Emotional Responses to the Speed, Frequency and Timing of Organizational ChangeTime and Society (2010)
AbstractThis article reports on a qualitative study which investigates the role of time in the emotions experienced during organizational change. Whereas much empirical research on emotions and time has been conducted in highly controlled experimental settings, this study discusses subjects’ emotional experiences during real-life change events related to three temporal dimensions: speed, frequency and timing. Three themes emerge from our findings: the relationship between time, major change and negative emotion; the relationship between time and perception of control; and other factors such as fairness, disposition and emotional intelligence. This study’s contribution is to focus specifically on time, emotion and change in real-world contexts, and to derive implications for managing change and for future research based on social theories recognizing time’s subjective nature.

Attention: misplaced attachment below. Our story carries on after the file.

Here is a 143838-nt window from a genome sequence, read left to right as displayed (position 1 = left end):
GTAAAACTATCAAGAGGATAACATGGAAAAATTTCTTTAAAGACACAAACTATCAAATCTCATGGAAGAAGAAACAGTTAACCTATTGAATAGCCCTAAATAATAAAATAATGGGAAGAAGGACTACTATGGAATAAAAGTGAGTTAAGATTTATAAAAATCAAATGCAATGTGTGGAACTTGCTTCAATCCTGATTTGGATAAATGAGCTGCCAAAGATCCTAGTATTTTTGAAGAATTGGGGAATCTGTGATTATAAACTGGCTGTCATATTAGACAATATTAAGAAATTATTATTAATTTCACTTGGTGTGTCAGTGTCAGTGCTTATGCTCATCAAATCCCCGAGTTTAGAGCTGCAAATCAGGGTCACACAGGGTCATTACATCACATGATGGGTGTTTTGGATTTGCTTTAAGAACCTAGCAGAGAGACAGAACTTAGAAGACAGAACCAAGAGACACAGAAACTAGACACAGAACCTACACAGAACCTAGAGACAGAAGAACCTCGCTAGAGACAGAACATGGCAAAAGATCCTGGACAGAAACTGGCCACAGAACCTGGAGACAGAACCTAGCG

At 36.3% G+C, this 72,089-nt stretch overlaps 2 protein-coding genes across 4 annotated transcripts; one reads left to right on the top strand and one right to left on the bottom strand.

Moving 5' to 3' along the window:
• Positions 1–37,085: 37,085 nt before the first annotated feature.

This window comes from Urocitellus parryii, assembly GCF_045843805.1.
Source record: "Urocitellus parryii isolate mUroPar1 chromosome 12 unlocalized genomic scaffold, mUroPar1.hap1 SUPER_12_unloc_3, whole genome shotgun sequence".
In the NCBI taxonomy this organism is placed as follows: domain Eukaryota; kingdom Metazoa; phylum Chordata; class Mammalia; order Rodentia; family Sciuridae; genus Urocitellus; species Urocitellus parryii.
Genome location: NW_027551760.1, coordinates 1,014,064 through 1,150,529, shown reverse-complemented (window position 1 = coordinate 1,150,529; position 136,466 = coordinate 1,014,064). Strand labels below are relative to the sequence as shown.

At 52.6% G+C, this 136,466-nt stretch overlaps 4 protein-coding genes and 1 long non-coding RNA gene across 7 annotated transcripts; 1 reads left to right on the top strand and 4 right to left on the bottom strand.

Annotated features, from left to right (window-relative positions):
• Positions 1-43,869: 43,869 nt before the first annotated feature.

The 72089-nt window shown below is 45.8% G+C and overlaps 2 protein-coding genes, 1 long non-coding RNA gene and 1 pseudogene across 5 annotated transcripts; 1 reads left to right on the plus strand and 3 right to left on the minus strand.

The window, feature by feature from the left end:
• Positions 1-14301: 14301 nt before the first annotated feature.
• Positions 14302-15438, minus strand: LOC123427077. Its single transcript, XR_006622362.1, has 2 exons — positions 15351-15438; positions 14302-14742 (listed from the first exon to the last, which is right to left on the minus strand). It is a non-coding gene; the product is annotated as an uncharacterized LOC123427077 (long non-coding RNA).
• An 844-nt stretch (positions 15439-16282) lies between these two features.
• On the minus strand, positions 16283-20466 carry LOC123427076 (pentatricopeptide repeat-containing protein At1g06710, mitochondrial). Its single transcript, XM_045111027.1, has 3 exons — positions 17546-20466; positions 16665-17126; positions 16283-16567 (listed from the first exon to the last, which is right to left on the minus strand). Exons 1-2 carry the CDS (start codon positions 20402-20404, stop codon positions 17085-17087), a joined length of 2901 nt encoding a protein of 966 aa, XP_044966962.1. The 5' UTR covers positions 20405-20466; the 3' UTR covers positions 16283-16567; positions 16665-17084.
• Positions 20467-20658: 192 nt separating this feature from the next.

- change; time; social aspects; New Zealand; emotion
Citation InformationRoy K. Smollan, Janet G. Sayers and Jonathan A. Matheny. "Emotional Responses to the Speed, Frequency and Timing of Organizational Change" Time and Society pending (2010).